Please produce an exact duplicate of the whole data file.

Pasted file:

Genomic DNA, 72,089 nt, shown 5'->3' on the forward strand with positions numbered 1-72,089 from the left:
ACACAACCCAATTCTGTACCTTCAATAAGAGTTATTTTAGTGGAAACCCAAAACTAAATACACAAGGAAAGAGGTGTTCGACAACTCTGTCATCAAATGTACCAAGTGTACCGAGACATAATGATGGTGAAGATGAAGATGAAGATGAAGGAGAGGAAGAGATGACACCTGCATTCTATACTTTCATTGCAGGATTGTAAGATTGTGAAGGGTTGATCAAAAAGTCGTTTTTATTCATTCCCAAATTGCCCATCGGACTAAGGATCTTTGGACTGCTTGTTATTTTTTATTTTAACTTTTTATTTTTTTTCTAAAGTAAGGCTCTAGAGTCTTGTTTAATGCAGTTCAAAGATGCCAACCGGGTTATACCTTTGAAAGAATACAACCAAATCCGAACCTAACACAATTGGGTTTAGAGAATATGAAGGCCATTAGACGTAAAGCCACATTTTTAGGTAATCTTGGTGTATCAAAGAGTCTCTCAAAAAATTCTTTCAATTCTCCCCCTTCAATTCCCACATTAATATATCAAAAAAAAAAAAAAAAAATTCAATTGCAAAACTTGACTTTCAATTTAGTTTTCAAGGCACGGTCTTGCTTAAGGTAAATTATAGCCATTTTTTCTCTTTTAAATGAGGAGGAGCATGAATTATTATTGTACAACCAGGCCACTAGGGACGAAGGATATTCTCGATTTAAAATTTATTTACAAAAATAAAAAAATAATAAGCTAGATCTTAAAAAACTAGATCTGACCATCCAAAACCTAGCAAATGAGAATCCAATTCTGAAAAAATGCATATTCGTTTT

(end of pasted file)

Genomic DNA, 72,089 nt, shown 5'->3' on the forward strand with positions numbered 1-72,089 from the left:
ACACAACCCAATTCTGTACCTTCAATAAGAGTTATTTTAGTGGAAACCCAAAACTAAATACACAAGGAAAGAGGTGTTCGACAACTCTGTCATCAAATGTACCAAGTGTACCGAGACATAATGATGGTGAAGATGAAGATGAAGATGAAGGAGAGGAAGAGATGACACCTGCATTCTATACTTTCATTGCAGGATTGTAAGATTGTGAAGGGTTGATCAAAAAGTCGTTTTTATTCATTCCCAAATTGCCCATCGGACTAAGGATCTTTGGACTGCTTGTTATTTTTTATTTTAACTTTTTATTTTTTTTCTAAAGTAAGGCTCTAGAGTCTTGTTTAATGCAGTTCAAAGATGCCAACCGGGTTATACCTTTGAAAGAATACAACCAAATCCGAACCTAACACAATTGGGTTTAGAGAATATGAAGGCCATTAGACGTAAAGCCACATTTTTAGGTAATCTTGGTGTATCAAAGAGTCTCTCAAAAAATTCTTTCAATTCTCCCCCTTCAATTCCCACATTAATATATCAAAAAAAAAAAAAAAAAATTCAATTGCAAAACTTGACTTTCAATTTAGTTTTCAAGGCACGGTCTTGCTTAAGGTAAATTATAGCCATTTTTTCTCTTTTAAATGAGGAGGAGCATGAATTATTATTGTACAACCAGGCCACTAGGGACGAAGGATATTCTCGATTTAAAATTTATTTACAAAAATAAAAAAATAATAAGCTAGATCTTAAAAAACTAGATCTGACCATCCAAAACCTAGCAAATGAGAATCCAATTCTGAAAAAATGCATATTCGTTTT